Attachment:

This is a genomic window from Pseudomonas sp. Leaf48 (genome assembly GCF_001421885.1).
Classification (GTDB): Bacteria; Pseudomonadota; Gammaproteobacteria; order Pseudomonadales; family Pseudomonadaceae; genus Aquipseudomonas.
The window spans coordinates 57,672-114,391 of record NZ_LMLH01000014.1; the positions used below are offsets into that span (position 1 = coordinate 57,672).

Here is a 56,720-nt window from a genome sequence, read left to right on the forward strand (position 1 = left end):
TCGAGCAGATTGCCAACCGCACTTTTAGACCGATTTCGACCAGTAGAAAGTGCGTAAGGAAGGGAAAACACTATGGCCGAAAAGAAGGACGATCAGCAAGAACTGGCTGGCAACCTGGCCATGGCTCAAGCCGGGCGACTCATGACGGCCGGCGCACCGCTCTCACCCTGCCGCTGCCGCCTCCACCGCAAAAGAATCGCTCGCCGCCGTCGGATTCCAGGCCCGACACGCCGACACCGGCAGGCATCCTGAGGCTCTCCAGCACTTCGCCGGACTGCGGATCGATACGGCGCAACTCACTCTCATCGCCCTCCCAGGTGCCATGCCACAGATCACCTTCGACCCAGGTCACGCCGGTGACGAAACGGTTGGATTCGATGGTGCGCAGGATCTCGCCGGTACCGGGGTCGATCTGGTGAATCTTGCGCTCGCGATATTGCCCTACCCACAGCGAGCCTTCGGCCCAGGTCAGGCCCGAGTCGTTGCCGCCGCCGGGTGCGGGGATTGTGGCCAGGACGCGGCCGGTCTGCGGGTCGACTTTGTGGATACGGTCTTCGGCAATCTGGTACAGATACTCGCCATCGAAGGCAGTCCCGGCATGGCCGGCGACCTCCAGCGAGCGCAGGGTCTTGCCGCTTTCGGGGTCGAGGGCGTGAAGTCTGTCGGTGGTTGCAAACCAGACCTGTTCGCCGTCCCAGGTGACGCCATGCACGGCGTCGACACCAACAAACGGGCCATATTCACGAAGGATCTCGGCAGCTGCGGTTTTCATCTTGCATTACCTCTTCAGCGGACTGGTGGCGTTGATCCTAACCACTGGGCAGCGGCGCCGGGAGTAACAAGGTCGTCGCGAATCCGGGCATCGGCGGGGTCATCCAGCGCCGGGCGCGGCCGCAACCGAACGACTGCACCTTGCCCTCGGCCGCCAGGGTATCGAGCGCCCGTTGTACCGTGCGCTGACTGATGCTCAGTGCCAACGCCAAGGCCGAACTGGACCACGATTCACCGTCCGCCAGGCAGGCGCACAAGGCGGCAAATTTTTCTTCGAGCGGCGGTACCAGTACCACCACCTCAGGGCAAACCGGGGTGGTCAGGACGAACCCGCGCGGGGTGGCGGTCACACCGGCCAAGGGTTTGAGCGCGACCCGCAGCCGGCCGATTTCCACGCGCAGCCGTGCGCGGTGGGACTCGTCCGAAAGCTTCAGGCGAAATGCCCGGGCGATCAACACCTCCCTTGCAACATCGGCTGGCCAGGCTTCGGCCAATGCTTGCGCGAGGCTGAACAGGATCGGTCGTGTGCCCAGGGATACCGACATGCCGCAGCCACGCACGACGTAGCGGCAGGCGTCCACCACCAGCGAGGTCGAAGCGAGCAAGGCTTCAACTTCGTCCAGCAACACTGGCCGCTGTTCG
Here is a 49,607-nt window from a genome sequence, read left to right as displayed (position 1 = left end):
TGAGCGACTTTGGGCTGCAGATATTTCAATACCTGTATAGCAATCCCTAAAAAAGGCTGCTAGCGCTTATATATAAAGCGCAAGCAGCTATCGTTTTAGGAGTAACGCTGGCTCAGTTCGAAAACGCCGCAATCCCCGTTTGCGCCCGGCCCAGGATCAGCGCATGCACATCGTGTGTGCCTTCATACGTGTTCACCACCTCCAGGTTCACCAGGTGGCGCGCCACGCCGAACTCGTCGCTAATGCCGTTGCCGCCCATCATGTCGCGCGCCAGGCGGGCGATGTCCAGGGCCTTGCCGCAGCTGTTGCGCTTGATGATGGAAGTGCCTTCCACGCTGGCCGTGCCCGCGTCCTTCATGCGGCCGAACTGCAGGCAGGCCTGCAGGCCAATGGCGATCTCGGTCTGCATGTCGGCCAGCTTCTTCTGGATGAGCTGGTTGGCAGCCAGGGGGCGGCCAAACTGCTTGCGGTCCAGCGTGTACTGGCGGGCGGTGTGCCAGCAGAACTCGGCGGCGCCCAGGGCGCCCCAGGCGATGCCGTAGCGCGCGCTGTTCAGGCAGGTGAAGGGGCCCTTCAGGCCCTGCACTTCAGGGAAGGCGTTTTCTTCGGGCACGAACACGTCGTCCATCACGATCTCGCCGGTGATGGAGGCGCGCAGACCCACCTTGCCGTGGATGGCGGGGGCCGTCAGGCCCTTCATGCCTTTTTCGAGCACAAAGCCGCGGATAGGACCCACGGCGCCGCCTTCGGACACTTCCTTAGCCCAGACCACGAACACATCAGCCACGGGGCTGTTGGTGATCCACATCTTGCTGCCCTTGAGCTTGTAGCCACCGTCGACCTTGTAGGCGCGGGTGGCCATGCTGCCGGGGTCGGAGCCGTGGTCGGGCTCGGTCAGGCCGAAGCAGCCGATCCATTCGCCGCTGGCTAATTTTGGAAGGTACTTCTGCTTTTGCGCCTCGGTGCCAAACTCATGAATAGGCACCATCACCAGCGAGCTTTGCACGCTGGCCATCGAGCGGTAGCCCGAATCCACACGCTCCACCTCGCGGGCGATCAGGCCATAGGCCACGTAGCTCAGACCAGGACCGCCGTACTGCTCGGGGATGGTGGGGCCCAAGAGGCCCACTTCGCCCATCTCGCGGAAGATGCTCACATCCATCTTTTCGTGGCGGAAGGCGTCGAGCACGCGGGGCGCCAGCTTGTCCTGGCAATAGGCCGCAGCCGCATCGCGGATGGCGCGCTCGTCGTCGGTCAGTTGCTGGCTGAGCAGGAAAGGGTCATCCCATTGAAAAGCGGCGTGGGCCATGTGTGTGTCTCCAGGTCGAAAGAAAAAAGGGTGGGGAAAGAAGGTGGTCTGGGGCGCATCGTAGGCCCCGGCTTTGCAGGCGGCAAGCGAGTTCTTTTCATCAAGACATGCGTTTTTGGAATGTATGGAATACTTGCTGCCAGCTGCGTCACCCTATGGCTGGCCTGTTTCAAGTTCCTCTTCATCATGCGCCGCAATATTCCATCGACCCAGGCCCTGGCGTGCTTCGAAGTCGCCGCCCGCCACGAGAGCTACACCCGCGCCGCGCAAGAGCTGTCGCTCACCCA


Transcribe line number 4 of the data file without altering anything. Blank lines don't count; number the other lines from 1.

Here is a 56,720-nt window from a genome sequence, read left to right on the forward strand (position 1 = left end):